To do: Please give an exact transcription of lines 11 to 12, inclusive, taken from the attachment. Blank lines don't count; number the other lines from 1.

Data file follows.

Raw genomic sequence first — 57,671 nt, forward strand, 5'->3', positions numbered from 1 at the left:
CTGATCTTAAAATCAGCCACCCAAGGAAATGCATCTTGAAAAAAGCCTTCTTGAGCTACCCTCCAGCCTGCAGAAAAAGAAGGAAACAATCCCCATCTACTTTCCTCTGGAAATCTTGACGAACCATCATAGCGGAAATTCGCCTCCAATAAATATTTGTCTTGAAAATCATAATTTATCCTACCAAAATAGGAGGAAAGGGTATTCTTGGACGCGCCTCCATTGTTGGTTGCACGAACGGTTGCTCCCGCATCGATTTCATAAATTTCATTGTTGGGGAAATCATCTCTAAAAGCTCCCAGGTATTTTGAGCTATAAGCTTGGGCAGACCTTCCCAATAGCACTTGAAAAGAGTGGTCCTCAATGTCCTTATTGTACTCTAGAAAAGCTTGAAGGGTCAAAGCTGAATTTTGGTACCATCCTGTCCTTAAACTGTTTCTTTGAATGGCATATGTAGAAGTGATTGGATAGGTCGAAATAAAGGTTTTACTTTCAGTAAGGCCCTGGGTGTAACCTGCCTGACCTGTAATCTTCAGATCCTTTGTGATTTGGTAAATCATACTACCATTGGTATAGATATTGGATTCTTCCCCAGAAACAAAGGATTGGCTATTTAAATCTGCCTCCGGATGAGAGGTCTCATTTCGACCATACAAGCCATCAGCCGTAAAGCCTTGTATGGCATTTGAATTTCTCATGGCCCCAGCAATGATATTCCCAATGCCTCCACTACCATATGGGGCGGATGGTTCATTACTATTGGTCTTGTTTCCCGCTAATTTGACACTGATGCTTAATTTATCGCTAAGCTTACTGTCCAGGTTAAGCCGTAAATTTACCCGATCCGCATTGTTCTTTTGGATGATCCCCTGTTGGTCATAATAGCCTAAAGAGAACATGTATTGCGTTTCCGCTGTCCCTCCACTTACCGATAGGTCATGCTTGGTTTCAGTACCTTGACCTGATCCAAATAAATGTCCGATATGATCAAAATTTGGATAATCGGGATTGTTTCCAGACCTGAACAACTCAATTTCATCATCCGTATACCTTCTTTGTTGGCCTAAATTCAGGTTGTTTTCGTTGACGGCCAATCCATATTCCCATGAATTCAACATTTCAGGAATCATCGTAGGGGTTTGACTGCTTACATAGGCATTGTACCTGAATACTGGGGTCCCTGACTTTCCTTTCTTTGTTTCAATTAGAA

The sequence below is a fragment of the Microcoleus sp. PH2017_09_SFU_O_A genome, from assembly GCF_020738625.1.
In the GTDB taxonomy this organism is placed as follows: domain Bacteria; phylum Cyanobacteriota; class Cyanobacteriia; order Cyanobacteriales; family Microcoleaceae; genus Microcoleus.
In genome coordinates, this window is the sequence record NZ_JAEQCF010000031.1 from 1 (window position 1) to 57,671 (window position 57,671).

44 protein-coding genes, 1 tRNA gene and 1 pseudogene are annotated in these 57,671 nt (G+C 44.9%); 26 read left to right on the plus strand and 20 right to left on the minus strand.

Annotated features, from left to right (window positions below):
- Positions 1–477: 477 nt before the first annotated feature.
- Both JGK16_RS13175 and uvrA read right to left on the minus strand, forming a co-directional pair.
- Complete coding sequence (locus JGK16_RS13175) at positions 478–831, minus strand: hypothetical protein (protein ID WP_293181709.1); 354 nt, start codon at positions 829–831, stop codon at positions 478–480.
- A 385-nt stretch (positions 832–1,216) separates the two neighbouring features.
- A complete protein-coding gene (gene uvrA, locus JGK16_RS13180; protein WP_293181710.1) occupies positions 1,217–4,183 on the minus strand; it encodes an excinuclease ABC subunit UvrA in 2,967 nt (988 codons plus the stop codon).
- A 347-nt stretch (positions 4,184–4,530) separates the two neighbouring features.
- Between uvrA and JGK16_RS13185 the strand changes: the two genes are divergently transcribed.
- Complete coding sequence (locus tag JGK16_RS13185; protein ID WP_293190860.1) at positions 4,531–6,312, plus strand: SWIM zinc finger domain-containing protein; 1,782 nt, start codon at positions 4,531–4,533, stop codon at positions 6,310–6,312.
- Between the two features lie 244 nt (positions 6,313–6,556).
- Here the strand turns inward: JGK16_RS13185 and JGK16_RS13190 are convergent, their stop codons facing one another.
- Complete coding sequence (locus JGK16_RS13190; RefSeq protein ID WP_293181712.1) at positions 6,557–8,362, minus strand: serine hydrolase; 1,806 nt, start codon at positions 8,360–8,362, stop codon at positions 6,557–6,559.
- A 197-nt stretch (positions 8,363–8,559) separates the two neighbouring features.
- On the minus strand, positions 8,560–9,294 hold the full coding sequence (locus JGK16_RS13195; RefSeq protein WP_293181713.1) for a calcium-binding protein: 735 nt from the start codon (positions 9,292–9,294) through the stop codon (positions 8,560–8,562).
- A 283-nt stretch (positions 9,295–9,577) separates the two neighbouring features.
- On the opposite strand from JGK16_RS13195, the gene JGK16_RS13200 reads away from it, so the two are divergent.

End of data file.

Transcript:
- A 385-nt stretch (positions 832–1,216) separates the two neighbouring features.
- A complete protein-coding gene (gene uvrA, locus JGK16_RS13180; protein WP_293181710.1) occupies positions 1,217–4,183 on the minus strand; it encodes an excinuclease ABC subunit UvrA in 2,967 nt (988 codons plus the stop codon).